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The Theatre Royal, High Street, and the Theatre Royal Castle Street, Dundee

Theatre Royal, High Street - Theatre Royal, Castle Street - see also The Theatre Royal, Nethergate

Dundee Theatres

The Theatre Royal, High Street, Dundee

Formerly - The Trades Hall

The Dundee Trades Hall, High Street, home of the first Theatre Royal - Courtesy Graeme Smith

Above - The Dundee Trades Hall, High Street, home of the first Theatre Royal - Courtesy Graeme Smith

The first Theatre Royal opened in 1800 housed in the Trades Hall at High Street, at the foot of Castle Street, near Craigs Pier. In the decades towards the end of the 18th century a number of acting companies, including John Jackson of Edinburgh and Glasgow, tried to find a permanent place to open up but to no avail. The Trades Hall, of the Nine Incorporated Trades, was built for the merchants in 1776 to the designs of the architect Samuel Bell who had been appointed the first Town Architect. His fee was £42.10.0. and it was built by James Nicoll for the sum of £510. So pleased were the Trades with the workmanship that they rewarded him with the sum of five guineas to purchase a new suit. The building had shops on the ground floor and the Hall above, with an exchange and coffee room for members. The hall used for combined meetings of the Crafts and leased as required for various functions.

A drawing of the New Exchange, Dundee, and Shipping from around 1836 - Courtesy Graeme Smith

Above - A drawing of the New Exchange, Dundee, and Shipping from around 1836 - Courtesy Graeme Smith

Bell and Moss, an actor and company manager, opened the Theatre in the Hall on 23rd July 1800 when the building was described as being “fitted up in a very elegant and superior style.” The inaugural performance was of “The Merchant of Venice.” Moss played Shylock, one of his established parts, and Bell gave occasional prologue. Actors who performed in a number of the years included John Kemble and Edmund Kean (who styled himself upon Moss.) Moss was known in each of the three capitals, as a principal comedian in Dublin, and in the Theatre Royal, Edinburgh, and in Haymarket, London. He continued in seasons in Dundee until 1803 and two years later became manager of the Theatre Royal, Dumfries.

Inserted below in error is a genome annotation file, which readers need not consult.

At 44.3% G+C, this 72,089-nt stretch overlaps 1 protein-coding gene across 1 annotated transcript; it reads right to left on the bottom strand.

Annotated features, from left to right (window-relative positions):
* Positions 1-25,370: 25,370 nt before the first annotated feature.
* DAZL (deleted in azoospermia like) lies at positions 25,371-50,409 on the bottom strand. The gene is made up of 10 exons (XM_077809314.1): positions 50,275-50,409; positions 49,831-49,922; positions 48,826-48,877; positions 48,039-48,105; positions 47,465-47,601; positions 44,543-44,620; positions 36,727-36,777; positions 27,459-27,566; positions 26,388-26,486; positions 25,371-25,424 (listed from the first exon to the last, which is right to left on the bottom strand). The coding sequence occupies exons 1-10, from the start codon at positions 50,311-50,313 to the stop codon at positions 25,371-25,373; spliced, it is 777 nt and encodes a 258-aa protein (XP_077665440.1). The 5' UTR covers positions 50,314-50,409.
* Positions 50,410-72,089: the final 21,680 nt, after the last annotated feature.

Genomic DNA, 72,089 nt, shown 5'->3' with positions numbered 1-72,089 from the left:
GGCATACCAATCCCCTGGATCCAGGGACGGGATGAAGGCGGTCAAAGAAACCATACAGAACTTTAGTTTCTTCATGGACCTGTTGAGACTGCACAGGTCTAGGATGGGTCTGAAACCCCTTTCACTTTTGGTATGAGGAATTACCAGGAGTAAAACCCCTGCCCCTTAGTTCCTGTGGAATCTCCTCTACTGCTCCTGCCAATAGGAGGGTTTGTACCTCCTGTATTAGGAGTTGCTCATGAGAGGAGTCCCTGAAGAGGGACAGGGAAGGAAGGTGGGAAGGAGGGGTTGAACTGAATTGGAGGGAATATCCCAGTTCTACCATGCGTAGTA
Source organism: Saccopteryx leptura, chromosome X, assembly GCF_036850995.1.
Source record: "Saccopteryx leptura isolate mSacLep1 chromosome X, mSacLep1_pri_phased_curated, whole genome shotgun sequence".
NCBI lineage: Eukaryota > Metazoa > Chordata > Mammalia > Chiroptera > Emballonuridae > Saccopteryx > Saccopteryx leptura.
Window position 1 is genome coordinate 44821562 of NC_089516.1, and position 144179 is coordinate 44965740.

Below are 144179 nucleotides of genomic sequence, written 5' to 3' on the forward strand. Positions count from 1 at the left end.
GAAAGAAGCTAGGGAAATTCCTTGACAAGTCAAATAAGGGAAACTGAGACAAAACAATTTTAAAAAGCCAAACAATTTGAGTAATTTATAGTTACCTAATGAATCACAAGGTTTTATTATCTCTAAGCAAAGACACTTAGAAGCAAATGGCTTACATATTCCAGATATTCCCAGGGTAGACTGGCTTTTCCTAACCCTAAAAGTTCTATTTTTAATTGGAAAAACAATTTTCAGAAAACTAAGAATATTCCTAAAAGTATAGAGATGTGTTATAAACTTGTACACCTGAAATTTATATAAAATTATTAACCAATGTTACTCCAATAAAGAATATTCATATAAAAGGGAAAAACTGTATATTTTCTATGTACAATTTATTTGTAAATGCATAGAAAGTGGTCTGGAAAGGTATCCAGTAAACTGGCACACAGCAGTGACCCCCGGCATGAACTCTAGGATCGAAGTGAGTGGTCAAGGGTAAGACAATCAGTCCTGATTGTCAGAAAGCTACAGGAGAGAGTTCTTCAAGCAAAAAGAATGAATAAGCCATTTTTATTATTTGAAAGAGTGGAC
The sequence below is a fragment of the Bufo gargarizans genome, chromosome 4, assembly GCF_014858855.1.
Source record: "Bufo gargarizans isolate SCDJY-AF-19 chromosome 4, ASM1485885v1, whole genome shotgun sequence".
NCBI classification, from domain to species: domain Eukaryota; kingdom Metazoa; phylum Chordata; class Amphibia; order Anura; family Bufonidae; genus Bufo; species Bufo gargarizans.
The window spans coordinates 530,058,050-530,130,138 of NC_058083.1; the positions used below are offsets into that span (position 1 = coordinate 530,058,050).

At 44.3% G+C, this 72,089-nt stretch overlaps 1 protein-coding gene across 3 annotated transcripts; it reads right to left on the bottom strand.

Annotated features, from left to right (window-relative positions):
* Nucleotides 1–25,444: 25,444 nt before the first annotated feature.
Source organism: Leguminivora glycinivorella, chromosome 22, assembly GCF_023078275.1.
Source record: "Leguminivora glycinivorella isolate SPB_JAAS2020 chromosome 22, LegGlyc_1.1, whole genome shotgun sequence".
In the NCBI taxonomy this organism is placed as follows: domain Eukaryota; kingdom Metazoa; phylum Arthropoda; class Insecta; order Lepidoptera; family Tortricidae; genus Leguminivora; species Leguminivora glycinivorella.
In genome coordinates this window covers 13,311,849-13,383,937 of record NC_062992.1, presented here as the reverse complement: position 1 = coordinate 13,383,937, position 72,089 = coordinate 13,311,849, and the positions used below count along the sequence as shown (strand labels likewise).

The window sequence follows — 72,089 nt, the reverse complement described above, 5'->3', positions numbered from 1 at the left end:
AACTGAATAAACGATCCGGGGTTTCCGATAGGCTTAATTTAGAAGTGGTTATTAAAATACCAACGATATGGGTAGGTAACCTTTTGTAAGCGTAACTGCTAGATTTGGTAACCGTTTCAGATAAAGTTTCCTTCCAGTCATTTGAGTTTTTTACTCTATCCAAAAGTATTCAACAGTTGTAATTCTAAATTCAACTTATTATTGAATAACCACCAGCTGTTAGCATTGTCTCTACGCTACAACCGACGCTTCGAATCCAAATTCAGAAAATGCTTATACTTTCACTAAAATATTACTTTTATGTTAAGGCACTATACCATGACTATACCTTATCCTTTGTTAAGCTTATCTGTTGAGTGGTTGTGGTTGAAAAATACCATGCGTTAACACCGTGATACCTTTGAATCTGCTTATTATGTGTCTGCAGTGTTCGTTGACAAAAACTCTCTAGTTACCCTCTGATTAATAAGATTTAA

In time a larger place was found to be necessary and Samuel Bell was instructed in 1808 to prepare plans for a new Theatre, this time at the top of Castle Street. Meanwhile the Trades Hall continued as the merchants meeting place, styled the Dundee Coffee Rooms, until they too commissioned new premises. For some three decades the Hall became a store-house, but some performances were held during the 1840s, competing with the new Theatre up the hill. It was also used as a banqueting room. From 1838 to 1864 the Trades Hall formed the premises of the Eastern Bank, which was then absorbed into the Clydesdale Bank. It was also the offices of the new railway company formed in the 1840s. The Hall was demolished in 1881. Bell`s work which remains today includes St Andrews Church opened in 1774, with the support of the Nine Incorporated Trades.

The Theatre Royal, Castle Street, Dundee

Later - McFarland’s Varieties - Theatre Royal

The Theatre Royal in Castle Street, Dundee from a publication of 1822 - Courtesy Graeme Smith

Above - The Theatre Royal in Castle Street, Dundee from a publication of 1822 - Courtesy Graeme Smith

A Playbill for Alex Davidson and W. M'Gonagall in 'Hamlet' and 'Macbeth' at the Theatre Royal, Dundee on the 2nd of December 1858 - Courtesy Graeme Smith.The new Theatre Royal, built at the top of Castle Street, was opened on the evening of 27th June 1810, by a concert given for the benefit of the funds of the band of the Western Regiment of Forfarshire Local Militia. The first dramatic performance was given on 13th August by the Edinburgh Theatre Royal Company, with the comedy "The West Indian" and the farce "Fortune's Frolic."

The first manager was Henry Siddons, son of actress Sarah Kemble. And companies of actors came from Edinburgh, Glasgow and England under differing managers.

Right - A Playbill for Alex Davidson and W. M'Gonagall in 'Hamlet' and 'Macbeth' at the Theatre Royal, Dundee on the 2nd of December 1858 - Courtesy Graeme Smith.